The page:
Natural History of the ACL-Deficient Knee


- See: Partial ACL Deficiency:

- Discussion:
    - left untreated, the torn ACL leads to anterior laxity, rotatory instabilities, and meniscal tears;
    - there is a definite increase in X-ray changes of DJD
    - 1/3 of pts w/ isolated ACL injuries will show minimal instability
    - 2/3 will show instability;
    - patients who intend to return to pre-injury athletic activity level will find that re-injury is common;
           - re-injury may occur in over 50% of young patients over one year;
           - re-injury may occur in over one third of middle aged patients after one year;
    - effects on the menisci: (see ACL and meniscal tears:
           - at the time of injury approximately 1/3 of patients will have meniscal tears, which are equally divided between the medial and 
                  lateral compartments;
           - the anterior instability produced by the ACL tear often leads to longitudinal meniscal tears in the medial compartment;
           - the degenerative arthritis seen in ACL deficient knees may be more related to concomitant meniscal tears than it is to the ACL deficiency;
    - effects on chondral surfaces:
           - cartilage damage will correlate with length of time from injury;
           - medial compartment will often show more damage than the lateral compartment;
    - quadriceps avoidance gait: (see: gait)
           - most patients will alter their gait in order to avoid anterior displacement of the tibia which occurs with quadriceps contraction;
           - between 0 to 45 deg of flexion, contraction of the quadriceps will cause anterior translation of the quadriceps (which is normally 
                  resisted by the ACL);
                  - maximum anterior translation of the tibia occurs at 15-25 deg of flexion;
    - late degenerative changes:
           - late degenerative changes are most often seen in ACL deficient knees with meniscal injury;
           - ref: Long term osteoarthritic changes in anterior cruciate ligament reconstructed knees.

- Non Operative Treatment:
    - there is no good evidence that brace wear decreases the rate of re-injury;
    - older patients w/ isolated ligament injury who are willing to moderate their activity will find non-operative treatment to be satisfactory  in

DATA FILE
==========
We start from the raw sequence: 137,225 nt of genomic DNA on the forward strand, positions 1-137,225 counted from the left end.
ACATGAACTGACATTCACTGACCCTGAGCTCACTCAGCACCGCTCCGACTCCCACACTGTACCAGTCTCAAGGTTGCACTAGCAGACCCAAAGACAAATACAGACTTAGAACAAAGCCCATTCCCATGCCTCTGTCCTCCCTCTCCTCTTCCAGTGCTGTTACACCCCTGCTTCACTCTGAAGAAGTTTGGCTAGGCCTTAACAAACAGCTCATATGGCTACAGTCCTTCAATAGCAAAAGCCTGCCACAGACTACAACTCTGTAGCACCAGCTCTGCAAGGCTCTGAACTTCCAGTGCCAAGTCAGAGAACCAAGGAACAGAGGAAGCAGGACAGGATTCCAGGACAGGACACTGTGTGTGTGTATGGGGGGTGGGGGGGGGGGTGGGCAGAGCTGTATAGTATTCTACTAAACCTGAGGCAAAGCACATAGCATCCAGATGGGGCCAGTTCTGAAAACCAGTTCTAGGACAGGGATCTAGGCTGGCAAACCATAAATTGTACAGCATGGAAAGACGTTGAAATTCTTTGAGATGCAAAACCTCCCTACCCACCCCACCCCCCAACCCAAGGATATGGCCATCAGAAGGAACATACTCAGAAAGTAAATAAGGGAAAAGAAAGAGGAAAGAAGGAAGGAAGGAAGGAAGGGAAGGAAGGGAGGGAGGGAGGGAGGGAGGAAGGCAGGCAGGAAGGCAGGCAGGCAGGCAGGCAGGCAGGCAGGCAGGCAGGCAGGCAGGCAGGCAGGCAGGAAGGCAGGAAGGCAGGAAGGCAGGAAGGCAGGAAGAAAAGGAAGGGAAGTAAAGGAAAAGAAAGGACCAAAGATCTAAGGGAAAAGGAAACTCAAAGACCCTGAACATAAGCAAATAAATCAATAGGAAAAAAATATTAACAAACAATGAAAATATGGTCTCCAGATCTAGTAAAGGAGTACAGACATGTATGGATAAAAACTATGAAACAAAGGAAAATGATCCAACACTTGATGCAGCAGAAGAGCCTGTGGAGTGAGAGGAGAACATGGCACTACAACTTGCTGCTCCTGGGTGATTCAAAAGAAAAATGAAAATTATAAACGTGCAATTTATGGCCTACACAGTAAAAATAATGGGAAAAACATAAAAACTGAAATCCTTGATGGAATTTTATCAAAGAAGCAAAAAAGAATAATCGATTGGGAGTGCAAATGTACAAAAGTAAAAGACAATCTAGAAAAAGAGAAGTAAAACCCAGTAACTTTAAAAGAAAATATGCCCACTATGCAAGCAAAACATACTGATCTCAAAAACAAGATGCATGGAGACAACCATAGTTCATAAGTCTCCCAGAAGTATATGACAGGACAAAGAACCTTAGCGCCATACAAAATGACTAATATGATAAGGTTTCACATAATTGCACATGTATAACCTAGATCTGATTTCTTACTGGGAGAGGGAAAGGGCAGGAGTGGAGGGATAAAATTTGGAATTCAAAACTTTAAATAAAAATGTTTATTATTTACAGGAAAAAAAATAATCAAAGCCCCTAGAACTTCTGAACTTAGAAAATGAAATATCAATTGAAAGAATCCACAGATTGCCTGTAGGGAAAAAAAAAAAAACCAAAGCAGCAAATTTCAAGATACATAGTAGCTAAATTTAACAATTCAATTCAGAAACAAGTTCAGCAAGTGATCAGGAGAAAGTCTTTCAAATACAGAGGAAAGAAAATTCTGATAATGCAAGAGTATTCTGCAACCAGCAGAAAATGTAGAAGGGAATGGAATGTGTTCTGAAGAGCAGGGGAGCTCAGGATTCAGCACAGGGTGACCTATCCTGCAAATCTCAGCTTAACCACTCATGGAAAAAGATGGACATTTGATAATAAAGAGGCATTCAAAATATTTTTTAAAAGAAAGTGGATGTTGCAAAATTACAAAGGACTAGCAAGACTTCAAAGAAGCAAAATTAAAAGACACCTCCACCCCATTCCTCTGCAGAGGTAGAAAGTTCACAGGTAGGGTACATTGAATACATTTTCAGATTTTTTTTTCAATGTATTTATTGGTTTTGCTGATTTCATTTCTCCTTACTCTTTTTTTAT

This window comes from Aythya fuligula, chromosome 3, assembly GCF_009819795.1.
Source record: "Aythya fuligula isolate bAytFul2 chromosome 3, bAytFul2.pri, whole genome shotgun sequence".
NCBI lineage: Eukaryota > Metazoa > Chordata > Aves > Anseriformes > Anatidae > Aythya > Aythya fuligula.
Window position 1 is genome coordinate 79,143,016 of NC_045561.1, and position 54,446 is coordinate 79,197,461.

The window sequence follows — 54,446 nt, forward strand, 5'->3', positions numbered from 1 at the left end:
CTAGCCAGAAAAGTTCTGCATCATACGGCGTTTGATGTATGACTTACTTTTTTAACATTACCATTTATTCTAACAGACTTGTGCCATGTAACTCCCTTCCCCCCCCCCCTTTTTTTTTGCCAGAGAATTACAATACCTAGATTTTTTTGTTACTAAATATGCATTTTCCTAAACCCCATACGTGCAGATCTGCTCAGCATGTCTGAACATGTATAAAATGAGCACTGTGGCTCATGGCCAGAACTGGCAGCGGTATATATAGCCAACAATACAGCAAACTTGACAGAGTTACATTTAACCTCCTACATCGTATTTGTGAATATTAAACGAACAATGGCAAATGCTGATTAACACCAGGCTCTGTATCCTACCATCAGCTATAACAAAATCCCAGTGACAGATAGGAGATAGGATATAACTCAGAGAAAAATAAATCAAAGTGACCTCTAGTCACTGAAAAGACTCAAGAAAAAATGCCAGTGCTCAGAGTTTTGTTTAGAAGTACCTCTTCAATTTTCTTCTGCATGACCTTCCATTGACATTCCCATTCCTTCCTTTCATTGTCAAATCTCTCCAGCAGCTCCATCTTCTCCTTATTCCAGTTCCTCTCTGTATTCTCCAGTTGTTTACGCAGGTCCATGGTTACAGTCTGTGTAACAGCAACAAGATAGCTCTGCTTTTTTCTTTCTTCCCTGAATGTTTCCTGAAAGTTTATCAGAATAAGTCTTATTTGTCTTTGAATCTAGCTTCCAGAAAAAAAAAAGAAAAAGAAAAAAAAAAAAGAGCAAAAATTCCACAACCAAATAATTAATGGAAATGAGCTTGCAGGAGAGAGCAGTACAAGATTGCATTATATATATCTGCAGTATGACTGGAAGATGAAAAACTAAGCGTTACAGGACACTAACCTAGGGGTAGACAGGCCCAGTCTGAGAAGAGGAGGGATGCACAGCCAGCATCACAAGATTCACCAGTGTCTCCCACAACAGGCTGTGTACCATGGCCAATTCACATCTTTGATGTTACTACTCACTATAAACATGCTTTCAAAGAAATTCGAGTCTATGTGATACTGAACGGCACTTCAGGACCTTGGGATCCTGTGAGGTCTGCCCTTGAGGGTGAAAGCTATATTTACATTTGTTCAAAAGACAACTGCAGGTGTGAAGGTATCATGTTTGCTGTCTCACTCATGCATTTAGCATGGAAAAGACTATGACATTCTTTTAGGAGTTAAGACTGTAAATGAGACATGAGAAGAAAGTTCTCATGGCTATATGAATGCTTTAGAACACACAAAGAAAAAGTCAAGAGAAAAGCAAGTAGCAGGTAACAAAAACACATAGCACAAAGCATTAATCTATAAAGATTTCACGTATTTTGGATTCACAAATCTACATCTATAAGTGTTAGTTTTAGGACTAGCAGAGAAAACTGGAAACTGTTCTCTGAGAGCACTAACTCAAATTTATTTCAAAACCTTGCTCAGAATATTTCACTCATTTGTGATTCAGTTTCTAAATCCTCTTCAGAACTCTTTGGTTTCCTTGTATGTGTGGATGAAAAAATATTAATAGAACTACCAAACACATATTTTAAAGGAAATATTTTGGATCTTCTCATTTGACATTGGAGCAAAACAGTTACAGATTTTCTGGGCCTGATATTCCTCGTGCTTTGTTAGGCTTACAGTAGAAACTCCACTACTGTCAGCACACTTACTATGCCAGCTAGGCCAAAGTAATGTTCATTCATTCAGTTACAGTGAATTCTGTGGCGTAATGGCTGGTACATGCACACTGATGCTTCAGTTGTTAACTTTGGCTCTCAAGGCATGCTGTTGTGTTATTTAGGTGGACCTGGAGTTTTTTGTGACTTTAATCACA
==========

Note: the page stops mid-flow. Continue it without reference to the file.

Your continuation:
the majority of cases (over 80%)


The lower-extremity musculature in chronic symptomatic instability of the anterior cruciate ligament.

Tears of the anterior cruciate ligament in adolescents.

Conservatively treated tears of the anterior cruciate ligament. Long-term results.

Knee function after surgical or nonsurgical treatment of acute rupture of the anterior cruciate ligament: a randomized study with a long-term follow-up period.

Non-operative treatment of the torn anterior cruciate ligament.

Untreated ruptures of the anterior cruciate ligament. A follow-up study.

The anterior cruciate ligament. A functional analysis based on postmortem studies.

The natural history of the meniscus in anterior cruciate insufficiency. Arthroscopic analysis.

Non-operative treatment of ruptures of the anterior cruciate ligament in middle-aged patients. Results after long-term follow-up.

Controversy about treatment of the knee with anterior cruciate laxity.

Anterior-cruciate-insufficient knees treated with physiotherapy. A three-year follow-up study of patients with late diagnosis.

A clinical and radiographical analysis of 127 anterior cruciate insufficient knees.

Gait adaptations by patients who have a deficient anterior cruciate ligament.

Surgical or non-surgical treatment of acute rupture of the anterior cruciate ligament. A randomized study with long-term follow-up.

Acute tears of the anterior cruciate ligament. Surgical versus conservative treatment.

Operative versus non-operative treatment of recent injuries to the ligaments of the knee. A prospective randomized study.

Muscle coordination following rupture of the anterior cruciate ligament. Electromyographic studies of 14 patients.

Non-operative treatment of the torn anterior cruciate ligament.

The role of the lateral extraarticular restraints in the anterior cruciate ligament-deficient knee.

The symptomatic anterior cruciate-deficient knee. Part I: the long-term functional disability in athletically active individuals.

The symptomatic anterior cruciate-deficient knee. Part II: the results of rehabilitation, activity modification, and counseling on functional disability.
  
Followup of the acute nonoperated isolated anterior cruciate ligament tear.

Fate of the ACL-injured patient: A prospective outcome study.   

Coactivation of the hamstrings and quadriceps during extension of the knee

The physiology of mechanoreceptors in the anterior cruciate ligament. An experimental study in decerebrate-spinalised animals.



Original Text by Clifford R. Wheeless, III, MD.

Last updated by Data Trace Staff on Friday, May 4, 2012 12:48 pm